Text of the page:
What is Early Intervention? What is FIPP’s Role?
Early intervention typically refers to a state’s system for providing services to eligible infants and toddlers from birth to age three with developmental delays or disabilities and their families. In North Carolina, the system is referred to as the Infant-Toddler Program. Statewide early intervention systems are provided in accordance with the Individuals with Disabilities Education Act (IDEA), Part C. Eligibility criteria are established by each state typically based either on an automatically qualifying diagnosis or condition (e.g., Down Syndrome, Cerebral Palsy, etc.) or percent of delay in one or more developmental areas (i.e., communication, movement, self-help, social/emotional, and thinking/problem-solving). Once a child is determined eligible for the program, an Individualized Family Service Plan (IFSP) is developed by the child’s team including a service coordinator, evaluator, service provider, and his/her family. Research shows that all young children with and without disabilities learn by being involved in their typical activities (eating, diaper changes, taking a bath, going to the grocery store, etc.) with the important people in their lives. The focus of early intervention is to support family members and other caregivers to promote the child’s learning as part of everyday activities and routines within family, community, and early childhood settings.
For more information about early intervention services, follow this link to the Early Childhood Technical Assistance Center. For information about what early intervention looks like/doesn’t look like, see the Mission and Key Principles for Providing Early Intervention Services in Natural Environments. The American Academy of Pediatrics published a report in 2013 about how early intervention services should be provided and referenced some of FIPP’s work.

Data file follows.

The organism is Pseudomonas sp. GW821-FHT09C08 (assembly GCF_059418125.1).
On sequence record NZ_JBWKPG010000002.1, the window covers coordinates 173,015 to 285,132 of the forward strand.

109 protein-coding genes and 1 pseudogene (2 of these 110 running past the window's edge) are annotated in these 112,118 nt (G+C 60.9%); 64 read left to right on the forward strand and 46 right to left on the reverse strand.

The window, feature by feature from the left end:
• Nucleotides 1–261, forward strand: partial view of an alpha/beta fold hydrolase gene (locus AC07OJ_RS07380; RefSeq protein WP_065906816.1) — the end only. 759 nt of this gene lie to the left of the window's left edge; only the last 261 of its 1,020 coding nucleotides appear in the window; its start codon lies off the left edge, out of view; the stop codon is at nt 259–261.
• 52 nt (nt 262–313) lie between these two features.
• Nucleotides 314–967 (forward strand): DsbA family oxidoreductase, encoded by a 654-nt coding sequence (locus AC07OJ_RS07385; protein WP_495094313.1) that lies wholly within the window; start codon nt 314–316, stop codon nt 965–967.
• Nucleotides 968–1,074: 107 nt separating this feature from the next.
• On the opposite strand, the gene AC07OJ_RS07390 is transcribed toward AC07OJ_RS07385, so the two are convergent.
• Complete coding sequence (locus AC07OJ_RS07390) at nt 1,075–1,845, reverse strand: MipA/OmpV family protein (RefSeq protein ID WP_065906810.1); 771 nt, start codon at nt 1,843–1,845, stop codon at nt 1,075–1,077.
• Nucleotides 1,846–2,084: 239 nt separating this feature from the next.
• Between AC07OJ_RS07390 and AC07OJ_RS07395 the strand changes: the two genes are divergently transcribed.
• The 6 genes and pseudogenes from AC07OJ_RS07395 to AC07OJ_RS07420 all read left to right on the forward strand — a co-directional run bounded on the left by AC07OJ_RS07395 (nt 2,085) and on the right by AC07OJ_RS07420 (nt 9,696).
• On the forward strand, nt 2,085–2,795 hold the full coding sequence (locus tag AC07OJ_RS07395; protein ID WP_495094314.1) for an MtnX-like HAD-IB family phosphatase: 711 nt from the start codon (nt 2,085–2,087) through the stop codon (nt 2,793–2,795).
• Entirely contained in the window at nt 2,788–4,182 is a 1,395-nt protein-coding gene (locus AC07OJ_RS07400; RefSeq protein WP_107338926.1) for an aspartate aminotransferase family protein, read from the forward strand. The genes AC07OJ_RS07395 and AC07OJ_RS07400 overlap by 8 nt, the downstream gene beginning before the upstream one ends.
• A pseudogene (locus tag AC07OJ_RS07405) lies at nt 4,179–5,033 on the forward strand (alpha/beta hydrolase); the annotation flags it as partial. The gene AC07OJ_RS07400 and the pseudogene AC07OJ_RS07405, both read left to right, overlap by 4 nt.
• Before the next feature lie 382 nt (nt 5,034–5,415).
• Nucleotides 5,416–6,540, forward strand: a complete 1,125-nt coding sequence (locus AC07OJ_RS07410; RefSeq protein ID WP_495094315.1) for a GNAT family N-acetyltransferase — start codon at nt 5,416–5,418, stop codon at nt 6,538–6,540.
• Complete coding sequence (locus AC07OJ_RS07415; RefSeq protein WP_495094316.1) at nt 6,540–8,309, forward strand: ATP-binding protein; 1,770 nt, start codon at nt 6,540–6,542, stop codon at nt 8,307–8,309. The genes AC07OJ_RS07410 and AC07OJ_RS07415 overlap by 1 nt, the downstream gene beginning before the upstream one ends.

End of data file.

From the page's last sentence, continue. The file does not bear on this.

The Family, Infant and Preschool Program (FIPP) is a contract service provider for the North Carolina Infant-Toddler Program serving Alexander, Burke, Caldwell, Catawba, and McDowell Counties in North Carolina. If you live in one of these counties, your child is eligible for early intervention services, and you would like to receive state-of-the-art services from FIPP, let your service coordinator know. If your child is under the age of five and not eligible for early intervention services, but you have questions or concerns about his/her development, FIPP can still serve you.
The FIPP Developmental Services & Medical Supports team is nationally and internationally recognized as a model early intervention program using natural learning environment practices, a coaching interaction style to build the capacity of caregivers to promote child development, and a primary service provider approach to teaming. FIPP provides training and technical assistance including web-based courses, workshops, coaching, and implementation tools. Program administrators, therapists, educators, and students from around the globe come to FIPP to observe and learn how to provide research-based early intervention services.